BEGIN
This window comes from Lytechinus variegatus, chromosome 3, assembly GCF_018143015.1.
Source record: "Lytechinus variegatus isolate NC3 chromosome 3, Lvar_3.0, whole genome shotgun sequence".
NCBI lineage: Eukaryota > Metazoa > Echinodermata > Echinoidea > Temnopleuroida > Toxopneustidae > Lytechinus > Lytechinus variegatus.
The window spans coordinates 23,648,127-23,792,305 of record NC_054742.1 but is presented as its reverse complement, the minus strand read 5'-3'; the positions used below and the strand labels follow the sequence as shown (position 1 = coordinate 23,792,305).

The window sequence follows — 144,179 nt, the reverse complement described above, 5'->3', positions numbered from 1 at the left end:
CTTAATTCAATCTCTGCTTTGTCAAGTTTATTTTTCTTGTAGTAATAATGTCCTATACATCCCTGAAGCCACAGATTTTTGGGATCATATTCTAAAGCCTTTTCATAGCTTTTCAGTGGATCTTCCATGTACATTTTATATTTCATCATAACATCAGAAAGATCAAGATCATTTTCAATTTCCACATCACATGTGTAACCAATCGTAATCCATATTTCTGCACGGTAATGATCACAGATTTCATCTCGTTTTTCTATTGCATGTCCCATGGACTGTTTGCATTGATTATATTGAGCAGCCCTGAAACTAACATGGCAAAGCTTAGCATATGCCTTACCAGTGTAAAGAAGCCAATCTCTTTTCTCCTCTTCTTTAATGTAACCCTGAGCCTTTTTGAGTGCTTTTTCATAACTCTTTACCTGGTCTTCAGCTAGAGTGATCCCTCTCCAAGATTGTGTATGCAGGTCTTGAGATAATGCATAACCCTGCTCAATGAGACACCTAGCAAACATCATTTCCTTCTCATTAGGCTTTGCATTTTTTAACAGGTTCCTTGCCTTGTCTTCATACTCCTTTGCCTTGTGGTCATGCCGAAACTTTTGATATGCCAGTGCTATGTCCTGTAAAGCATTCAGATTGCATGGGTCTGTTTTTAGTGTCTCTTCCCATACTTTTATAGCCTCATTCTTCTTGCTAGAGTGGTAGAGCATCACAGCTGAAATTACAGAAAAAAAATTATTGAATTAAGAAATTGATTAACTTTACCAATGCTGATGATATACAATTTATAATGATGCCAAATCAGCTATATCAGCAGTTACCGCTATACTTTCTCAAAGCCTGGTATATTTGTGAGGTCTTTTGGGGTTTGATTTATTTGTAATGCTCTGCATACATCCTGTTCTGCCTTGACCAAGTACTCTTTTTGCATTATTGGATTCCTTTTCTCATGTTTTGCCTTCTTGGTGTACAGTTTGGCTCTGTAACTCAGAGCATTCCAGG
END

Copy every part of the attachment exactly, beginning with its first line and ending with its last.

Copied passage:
This window comes from Lytechinus variegatus, chromosome 3, assembly GCF_018143015.1.
Source record: "Lytechinus variegatus isolate NC3 chromosome 3, Lvar_3.0, whole genome shotgun sequence".
NCBI lineage: Eukaryota > Metazoa > Echinodermata > Echinoidea > Temnopleuroida > Toxopneustidae > Lytechinus > Lytechinus variegatus.
The window spans coordinates 23,648,127-23,792,305 of record NC_054742.1 but is presented as its reverse complement, the minus strand read 5'-3'; the positions used below and the strand labels follow the sequence as shown (position 1 = coordinate 23,792,305).

The window sequence follows — 144,179 nt, the reverse complement described above, 5'->3', positions numbered from 1 at the left end:
CTTAATTCAATCTCTGCTTTGTCAAGTTTATTTTTCTTGTAGTAATAATGTCCTATACATCCCTGAAGCCACAGATTTTTGGGATCATATTCTAAAGCCTTTTCATAGCTTTTCAGTGGATCTTCCATGTACATTTTATATTTCATCATAACATCAGAAAGATCAAGATCATTTTCAATTTCCACATCACATGTGTAACCAATCGTAATCCATATTTCTGCACGGTAATGATCACAGATTTCATCTCGTTTTTCTATTGCATGTCCCATGGACTGTTTGCATTGATTATATTGAGCAGCCCTGAAACTAACATGGCAAAGCTTAGCATATGCCTTACCAGTGTAAAGAAGCCAATCTCTTTTCTCCTCTTCTTTAATGTAACCCTGAGCCTTTTTGAGTGCTTTTTCATAACTCTTTACCTGGTCTTCAGCTAGAGTGATCCCTCTCCAAGATTGTGTATGCAGGTCTTGAGATAATGCATAACCCTGCTCAATGAGACACCTAGCAAACATCATTTCCTTCTCATTAGGCTTTGCATTTTTTAACAGGTTCCTTGCCTTGTCTTCATACTCCTTTGCCTTGTGGTCATGCCGAAACTTTTGATATGCCAGTGCTATGTCCTGTAAAGCATTCAGATTGCATGGGTCTGTTTTTAGTGTCTCTTCCCATACTTTTATAGCCTCATTCTTCTTGCTAGAGTGGTAGAGCATCACAGCTGAAATTACAGAAAAAAAATTATTGAATTAAGAAATTGATTAACTTTACCAATGCTGATGATATACAATTTATAATGATGCCAAATCAGCTATATCAGCAGTTACCGCTATACTTTCTCAAAGCCTGGTATATTTGTGAGGTCTTTTGGGGTTTGATTTATTTGTAATGCTCTGCATACATCCTGTTCTGCCTTGACCAAGTACTCTTTTTGCATTATTGGATTCCTTTTCTCATGTTTTGCCTTCTTGGTGTACAGTTTGGCTCTGTAACTCAGAGCATTCCAGG